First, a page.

Princeton professor of civil engineering who researched Chartres and other medieval structures on a technical level. Mark was the son of Herman Mark and Laura Bloom (Mark). His father was an attorney. Mark graduated from the City College (modern City College of New York, CUNY) with a BCE in 1952. That same year he was hired at Combustion Engineering, Inc., New York, NY, as stress analyst. He married Janet Harvery (d. 1976) in 1955. In 1957 he joined Princeton University as a research engineer and lecturer. Mark investigated structural stress on Amiens cathedral using modern engineering analysis. His research, covered even in Life (magazine), concluded among other things that the towers of the cathedral were necessary to stabilize the walls and that the flying buttresses protected the building in horizontal wind pressures. In 1968 he was elevated to associate professor of civil engineering. Mark was made (full) professor in the department of civil engineering and architecture in 1974. He served on the board of consultants for the National Endowment for the Humanities bewtee 1975 and 1983. Mark published a book in 1982 on his findings on Gothic buildings, Experiments in Gothic Structure. The book further advanced technical knowledge n the construction of Gothic churches. In 1996 he retired Professor Emeritus of Architecture & Civil Engineering from the University. Mark devised experiments using plastic cross-sectional models to examine how actual Gothic buildings withstood their stress. Using weights attached to the models to simulate the loads, he heated and cool them, using polarized light to photograph the degree and places of stress on the structure. Mark's most famous conclusion, that the ribbing in Gothic vaults served no structural function, was groundbreaking. The ribbing, he observed, served as a centering guide during construction and to hide joint lines.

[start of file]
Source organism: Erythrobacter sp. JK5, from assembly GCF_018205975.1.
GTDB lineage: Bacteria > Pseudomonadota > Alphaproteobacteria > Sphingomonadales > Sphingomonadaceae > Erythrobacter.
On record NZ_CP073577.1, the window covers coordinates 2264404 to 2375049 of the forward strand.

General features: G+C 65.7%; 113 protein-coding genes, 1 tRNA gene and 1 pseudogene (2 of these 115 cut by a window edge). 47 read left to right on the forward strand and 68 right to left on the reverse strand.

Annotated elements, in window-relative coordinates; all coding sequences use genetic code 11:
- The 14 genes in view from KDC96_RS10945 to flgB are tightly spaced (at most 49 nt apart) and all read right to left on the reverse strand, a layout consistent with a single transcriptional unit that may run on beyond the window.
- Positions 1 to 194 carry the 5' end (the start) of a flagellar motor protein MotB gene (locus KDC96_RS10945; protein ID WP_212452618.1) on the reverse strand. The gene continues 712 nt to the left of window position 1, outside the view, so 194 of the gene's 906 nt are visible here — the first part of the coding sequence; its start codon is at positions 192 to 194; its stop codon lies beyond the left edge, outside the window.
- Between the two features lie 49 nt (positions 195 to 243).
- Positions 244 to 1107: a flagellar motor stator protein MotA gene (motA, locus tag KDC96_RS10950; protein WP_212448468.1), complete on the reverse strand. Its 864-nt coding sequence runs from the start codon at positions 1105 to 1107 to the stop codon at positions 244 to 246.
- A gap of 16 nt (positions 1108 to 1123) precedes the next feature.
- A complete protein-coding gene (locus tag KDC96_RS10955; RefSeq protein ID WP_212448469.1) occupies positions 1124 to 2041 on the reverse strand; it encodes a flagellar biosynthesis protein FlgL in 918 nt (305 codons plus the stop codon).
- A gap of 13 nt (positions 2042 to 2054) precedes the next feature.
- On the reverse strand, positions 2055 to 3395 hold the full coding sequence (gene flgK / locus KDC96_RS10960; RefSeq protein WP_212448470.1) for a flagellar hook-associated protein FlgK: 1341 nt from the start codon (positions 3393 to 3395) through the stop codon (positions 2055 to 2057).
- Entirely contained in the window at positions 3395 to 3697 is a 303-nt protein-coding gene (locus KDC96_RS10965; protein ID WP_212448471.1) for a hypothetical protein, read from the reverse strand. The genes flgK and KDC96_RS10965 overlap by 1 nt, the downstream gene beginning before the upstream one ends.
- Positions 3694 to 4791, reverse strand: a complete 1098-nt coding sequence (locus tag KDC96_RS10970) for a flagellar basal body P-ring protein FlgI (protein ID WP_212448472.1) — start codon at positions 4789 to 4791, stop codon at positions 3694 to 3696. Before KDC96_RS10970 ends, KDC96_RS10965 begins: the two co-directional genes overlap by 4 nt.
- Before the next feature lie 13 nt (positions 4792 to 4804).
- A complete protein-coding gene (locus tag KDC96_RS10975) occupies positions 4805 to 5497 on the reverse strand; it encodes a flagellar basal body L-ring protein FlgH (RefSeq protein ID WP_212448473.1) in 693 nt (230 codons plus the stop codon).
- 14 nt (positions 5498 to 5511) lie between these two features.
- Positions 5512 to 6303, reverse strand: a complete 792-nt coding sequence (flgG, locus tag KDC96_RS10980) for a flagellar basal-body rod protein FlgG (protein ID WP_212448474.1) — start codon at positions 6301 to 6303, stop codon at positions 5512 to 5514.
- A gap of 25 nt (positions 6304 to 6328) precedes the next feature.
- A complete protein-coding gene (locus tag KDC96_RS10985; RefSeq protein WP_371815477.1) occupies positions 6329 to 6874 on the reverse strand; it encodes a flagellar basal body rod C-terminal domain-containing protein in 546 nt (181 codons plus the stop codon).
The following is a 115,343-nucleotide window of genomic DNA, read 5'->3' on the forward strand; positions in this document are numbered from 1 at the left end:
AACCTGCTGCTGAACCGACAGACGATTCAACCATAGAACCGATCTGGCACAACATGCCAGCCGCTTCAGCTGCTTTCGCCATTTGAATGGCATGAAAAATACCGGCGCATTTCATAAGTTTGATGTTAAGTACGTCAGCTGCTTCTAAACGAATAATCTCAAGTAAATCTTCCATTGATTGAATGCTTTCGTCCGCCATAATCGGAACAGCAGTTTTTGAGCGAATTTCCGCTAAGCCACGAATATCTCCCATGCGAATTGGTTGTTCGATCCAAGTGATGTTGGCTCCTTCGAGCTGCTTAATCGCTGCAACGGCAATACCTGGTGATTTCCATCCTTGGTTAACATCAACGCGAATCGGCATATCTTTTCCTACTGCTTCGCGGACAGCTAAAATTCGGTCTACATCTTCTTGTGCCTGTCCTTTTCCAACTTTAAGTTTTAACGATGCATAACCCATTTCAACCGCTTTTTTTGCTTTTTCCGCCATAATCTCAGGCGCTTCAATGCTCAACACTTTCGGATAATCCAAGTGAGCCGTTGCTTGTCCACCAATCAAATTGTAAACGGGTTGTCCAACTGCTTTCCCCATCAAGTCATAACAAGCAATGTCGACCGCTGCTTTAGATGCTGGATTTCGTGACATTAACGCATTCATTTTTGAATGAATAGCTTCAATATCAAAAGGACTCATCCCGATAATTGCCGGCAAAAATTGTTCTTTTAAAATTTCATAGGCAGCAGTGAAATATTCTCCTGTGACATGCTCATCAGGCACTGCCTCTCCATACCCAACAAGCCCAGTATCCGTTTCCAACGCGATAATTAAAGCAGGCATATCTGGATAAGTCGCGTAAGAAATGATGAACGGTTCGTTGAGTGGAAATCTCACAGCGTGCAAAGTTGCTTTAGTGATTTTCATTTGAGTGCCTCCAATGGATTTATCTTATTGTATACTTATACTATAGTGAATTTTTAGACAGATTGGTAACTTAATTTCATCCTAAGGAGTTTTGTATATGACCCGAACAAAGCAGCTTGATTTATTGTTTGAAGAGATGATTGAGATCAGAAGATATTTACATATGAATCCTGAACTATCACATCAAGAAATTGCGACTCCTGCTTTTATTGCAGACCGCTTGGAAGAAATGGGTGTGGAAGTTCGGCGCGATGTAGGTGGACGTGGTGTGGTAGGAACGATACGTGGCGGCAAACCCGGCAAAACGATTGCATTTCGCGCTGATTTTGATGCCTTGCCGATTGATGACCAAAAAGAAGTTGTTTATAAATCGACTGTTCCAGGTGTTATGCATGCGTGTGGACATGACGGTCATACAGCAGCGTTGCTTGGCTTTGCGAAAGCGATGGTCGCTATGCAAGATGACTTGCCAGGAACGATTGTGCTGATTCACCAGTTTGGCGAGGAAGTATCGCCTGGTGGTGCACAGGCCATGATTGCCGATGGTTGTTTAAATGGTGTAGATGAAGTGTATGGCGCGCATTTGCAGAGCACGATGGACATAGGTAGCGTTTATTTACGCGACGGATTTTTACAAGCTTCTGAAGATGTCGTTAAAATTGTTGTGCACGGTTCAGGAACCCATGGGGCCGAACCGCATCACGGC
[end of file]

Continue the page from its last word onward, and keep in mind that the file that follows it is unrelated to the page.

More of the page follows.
03 July 1930
Experients in Gothic Structure. Cambridge, MA: MIT Press, 1982; Light, Wind, and Structure: The Mystery of the Master Builders. Cambridge, MA: MIT Press,1990; edited, with A.S. Cakmak. Hagia Sophia from the Age of Justinian to the Present. New York: Cambridge University Press, 1992; edited, Architectural Technology up to the Scientific Revolution: The Art and Structure of Large-Scale Buildings. Cambridge, MA: M.I.T. Press, 1993.
"Cathedral in Plastic Gothic." Life (magazine), September 19, 1969, pp. 95-96; Kleinbauer, W. Eugene. Research Guide to the History of Western Art. Sources of Information in the Humanities, no. 2. Chicago: American Library Association, 1982, p. 44; Morrison, Philip. "Books." Scientific American. March, 1983, pp.37-38; personal correspondence, November 2012.